Managing Incidental Findings

Valeria Makeeva, MD; Kirsten Schofield, MS; Melissa Davis, MBA, MD; Nadja Kadom, MD


Appl Radiol. 2021;50(6):22-26. 

In This Article

Tracking Systems

Several US radiology practices use hybrid tracking systems that employ a mix of staffing and advanced IT tools (Figure 2).[4]

These systems may identify reports containing follow-up recommendations either by asking radiologists to flag reports with specific searchable phrases (eg, "#follow") or by having tracking staff search independently for keywords and phrases.[4] These tools may work manually or employ natural language processing (NLP) capabilities. The tracking team manually enters incomplete follow-up cases into an electronic database, and IT tools may be used to determine the date by which a given follow-up should be completed.[4] For overdue cases, the responsibility for ordering follow-up care is typically reassigned to the clinical team.[14,24,39–42]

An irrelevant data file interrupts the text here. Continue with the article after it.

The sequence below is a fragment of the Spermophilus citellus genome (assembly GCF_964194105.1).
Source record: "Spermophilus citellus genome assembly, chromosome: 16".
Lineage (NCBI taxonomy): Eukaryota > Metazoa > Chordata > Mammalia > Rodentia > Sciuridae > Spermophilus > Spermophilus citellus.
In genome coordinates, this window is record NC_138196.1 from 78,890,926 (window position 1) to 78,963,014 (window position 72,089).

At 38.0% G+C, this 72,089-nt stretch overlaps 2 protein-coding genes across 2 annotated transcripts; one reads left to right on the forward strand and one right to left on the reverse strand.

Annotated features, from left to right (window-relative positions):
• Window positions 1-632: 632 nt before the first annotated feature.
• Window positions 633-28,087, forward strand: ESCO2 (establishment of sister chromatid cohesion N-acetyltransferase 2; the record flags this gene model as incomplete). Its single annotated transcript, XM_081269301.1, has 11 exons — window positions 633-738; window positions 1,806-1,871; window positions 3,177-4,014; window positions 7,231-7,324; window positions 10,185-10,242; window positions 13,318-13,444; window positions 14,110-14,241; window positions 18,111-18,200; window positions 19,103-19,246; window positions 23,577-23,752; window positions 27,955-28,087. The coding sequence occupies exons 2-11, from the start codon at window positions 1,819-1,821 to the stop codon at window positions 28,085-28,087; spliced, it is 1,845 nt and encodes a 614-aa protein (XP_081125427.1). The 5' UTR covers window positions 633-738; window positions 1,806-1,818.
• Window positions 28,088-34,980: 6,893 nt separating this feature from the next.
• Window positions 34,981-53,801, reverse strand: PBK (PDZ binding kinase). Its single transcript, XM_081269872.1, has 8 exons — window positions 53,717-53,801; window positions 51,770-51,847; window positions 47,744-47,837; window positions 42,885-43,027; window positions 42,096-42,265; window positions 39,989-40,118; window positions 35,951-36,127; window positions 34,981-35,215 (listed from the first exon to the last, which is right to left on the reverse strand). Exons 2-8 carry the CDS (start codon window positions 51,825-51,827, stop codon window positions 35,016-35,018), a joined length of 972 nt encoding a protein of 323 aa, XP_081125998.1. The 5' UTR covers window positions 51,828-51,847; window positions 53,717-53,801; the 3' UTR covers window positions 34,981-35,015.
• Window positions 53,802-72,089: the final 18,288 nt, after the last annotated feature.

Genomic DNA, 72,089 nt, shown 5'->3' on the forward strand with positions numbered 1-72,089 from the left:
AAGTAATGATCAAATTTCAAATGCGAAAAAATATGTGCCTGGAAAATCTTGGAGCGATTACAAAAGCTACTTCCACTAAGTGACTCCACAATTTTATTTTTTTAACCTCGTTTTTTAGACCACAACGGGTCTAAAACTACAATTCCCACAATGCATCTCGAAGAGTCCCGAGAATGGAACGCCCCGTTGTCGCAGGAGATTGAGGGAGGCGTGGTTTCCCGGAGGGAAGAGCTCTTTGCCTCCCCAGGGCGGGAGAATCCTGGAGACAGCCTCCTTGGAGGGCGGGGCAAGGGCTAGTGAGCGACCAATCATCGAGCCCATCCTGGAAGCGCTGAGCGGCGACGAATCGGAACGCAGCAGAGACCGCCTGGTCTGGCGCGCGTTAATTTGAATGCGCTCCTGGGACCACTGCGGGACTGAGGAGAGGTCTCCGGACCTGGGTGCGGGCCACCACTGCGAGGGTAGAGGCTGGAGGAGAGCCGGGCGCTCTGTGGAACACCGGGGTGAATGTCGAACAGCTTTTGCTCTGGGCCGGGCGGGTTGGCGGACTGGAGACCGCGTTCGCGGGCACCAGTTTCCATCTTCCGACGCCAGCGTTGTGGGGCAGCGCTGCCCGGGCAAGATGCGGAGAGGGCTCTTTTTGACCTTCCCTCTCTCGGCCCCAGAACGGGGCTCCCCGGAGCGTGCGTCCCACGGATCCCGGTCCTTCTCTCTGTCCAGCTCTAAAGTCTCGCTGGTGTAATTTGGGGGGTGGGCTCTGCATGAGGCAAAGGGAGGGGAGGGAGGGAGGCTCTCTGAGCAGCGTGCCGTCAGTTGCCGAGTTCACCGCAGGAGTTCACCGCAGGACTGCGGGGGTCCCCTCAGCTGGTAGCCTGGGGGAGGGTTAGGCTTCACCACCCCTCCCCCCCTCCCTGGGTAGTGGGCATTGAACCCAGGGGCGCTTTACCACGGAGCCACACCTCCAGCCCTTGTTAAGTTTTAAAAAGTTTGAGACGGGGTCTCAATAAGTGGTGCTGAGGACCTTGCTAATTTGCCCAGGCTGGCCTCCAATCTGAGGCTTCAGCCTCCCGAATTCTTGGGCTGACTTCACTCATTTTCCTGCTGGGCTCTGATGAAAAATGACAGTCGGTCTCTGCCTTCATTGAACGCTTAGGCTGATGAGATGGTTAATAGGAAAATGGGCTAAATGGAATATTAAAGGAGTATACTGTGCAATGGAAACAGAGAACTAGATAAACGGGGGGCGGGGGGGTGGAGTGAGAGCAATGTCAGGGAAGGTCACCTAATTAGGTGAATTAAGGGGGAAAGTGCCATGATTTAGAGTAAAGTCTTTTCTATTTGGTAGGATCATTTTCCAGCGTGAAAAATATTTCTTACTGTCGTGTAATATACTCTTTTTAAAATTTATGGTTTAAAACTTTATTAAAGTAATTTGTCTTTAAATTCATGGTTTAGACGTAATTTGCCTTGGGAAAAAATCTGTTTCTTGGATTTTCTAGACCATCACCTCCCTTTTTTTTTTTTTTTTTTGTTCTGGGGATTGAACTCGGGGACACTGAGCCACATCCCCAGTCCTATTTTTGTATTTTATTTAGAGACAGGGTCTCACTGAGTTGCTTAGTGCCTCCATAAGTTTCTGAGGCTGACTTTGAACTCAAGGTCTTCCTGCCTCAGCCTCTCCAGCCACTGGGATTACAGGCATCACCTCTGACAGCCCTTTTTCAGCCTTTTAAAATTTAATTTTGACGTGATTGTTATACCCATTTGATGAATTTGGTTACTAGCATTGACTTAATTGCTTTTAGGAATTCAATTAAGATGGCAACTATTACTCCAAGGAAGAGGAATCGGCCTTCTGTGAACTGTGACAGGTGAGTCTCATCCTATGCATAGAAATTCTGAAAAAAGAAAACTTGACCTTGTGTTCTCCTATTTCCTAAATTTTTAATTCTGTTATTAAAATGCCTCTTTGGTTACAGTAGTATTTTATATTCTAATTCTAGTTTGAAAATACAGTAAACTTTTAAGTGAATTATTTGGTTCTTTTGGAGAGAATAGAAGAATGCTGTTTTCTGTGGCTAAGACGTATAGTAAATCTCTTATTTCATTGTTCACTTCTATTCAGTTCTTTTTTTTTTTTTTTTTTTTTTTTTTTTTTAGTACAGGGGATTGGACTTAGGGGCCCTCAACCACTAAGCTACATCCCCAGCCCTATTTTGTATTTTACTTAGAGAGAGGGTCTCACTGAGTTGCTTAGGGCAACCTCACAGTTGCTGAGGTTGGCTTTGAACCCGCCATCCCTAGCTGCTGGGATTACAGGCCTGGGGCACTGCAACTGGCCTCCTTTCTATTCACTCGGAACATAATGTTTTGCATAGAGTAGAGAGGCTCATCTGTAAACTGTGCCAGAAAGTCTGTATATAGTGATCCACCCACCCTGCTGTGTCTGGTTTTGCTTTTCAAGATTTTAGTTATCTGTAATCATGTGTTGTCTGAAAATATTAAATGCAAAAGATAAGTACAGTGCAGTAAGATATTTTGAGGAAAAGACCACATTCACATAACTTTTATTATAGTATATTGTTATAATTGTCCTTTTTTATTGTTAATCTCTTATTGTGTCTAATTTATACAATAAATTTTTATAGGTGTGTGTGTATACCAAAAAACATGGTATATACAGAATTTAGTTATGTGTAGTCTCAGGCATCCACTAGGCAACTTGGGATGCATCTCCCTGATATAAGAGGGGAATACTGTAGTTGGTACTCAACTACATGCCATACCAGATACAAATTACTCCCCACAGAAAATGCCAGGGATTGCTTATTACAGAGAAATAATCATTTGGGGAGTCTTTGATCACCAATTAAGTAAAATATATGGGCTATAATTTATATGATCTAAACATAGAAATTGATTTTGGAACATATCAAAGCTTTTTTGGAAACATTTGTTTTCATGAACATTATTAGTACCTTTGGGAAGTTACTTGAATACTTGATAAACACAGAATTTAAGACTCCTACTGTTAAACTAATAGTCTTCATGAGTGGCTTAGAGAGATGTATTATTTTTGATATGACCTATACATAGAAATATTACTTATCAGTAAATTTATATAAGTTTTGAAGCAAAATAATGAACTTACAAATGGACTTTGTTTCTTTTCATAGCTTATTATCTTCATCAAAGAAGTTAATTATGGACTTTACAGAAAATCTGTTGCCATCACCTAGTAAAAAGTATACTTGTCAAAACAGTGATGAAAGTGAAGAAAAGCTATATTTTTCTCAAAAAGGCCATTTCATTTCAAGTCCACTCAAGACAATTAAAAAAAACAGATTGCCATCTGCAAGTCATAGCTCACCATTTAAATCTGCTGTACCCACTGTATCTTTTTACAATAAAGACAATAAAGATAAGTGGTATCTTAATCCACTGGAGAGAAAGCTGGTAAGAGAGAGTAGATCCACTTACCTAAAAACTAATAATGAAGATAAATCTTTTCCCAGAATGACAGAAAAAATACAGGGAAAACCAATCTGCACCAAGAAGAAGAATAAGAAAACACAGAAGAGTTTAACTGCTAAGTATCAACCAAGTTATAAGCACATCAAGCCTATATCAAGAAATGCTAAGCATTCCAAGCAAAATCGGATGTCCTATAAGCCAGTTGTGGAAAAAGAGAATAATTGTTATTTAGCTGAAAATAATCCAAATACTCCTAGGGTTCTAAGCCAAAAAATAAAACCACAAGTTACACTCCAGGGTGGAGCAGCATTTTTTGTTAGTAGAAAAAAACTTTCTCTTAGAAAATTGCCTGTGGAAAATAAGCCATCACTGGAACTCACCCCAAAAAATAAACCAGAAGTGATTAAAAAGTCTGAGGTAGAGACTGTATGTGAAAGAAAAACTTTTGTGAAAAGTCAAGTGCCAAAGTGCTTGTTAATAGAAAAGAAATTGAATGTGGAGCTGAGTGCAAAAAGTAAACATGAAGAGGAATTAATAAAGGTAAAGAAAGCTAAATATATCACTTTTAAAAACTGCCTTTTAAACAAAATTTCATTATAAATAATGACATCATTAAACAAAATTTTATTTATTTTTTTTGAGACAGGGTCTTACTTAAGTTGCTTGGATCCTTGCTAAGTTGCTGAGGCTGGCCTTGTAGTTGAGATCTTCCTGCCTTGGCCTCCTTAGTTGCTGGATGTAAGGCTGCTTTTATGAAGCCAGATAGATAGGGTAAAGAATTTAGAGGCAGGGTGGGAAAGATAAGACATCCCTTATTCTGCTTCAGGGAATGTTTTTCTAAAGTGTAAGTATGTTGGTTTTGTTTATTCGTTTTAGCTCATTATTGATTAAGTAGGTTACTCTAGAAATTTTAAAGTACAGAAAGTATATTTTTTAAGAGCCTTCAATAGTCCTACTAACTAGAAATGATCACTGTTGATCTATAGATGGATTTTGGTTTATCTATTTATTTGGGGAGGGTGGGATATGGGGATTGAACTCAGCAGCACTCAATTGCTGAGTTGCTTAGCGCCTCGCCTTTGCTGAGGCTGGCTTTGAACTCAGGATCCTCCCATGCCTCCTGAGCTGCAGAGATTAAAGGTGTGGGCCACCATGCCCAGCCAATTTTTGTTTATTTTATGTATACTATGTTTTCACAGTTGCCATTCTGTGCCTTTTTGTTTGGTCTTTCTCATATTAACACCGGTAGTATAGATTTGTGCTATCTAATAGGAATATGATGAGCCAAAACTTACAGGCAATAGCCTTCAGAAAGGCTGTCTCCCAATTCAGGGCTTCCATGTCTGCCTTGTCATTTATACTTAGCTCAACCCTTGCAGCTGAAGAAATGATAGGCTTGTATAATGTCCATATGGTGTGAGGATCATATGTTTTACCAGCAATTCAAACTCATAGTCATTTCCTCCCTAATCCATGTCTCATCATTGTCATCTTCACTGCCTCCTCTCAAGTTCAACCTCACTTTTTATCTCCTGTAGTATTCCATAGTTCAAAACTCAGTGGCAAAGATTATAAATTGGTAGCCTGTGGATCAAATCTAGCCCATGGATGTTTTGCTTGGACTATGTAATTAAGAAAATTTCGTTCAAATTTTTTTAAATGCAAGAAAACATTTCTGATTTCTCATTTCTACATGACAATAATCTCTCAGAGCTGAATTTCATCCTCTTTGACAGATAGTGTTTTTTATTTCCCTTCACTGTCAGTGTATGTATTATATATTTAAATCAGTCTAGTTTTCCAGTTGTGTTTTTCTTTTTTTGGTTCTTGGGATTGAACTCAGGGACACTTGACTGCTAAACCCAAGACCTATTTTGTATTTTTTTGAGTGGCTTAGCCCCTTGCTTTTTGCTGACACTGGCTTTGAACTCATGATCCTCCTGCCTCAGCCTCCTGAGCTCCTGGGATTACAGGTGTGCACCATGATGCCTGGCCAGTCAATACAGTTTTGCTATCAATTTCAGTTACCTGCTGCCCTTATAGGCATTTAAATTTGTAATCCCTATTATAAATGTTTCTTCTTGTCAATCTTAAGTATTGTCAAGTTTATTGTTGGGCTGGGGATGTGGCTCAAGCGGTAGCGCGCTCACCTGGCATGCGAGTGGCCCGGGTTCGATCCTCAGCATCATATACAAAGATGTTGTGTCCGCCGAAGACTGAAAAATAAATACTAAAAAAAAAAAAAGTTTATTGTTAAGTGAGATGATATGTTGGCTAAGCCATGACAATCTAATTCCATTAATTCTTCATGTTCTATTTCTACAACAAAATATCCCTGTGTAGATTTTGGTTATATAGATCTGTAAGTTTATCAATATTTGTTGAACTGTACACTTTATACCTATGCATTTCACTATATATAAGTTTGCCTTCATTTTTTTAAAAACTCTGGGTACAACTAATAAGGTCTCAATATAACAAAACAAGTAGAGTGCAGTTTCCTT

Tracking system scalability remains a challenge, owing mainly to the need for support staff. No consensus currently exists among medical specialists and administrators regarding responsibility for oversight and financial accountability for tracking systems.[43] As an unintended consequence, underfunded tracking programs may focus only on a handful of incidental finding categories, such as lung nodules.[24,44–51]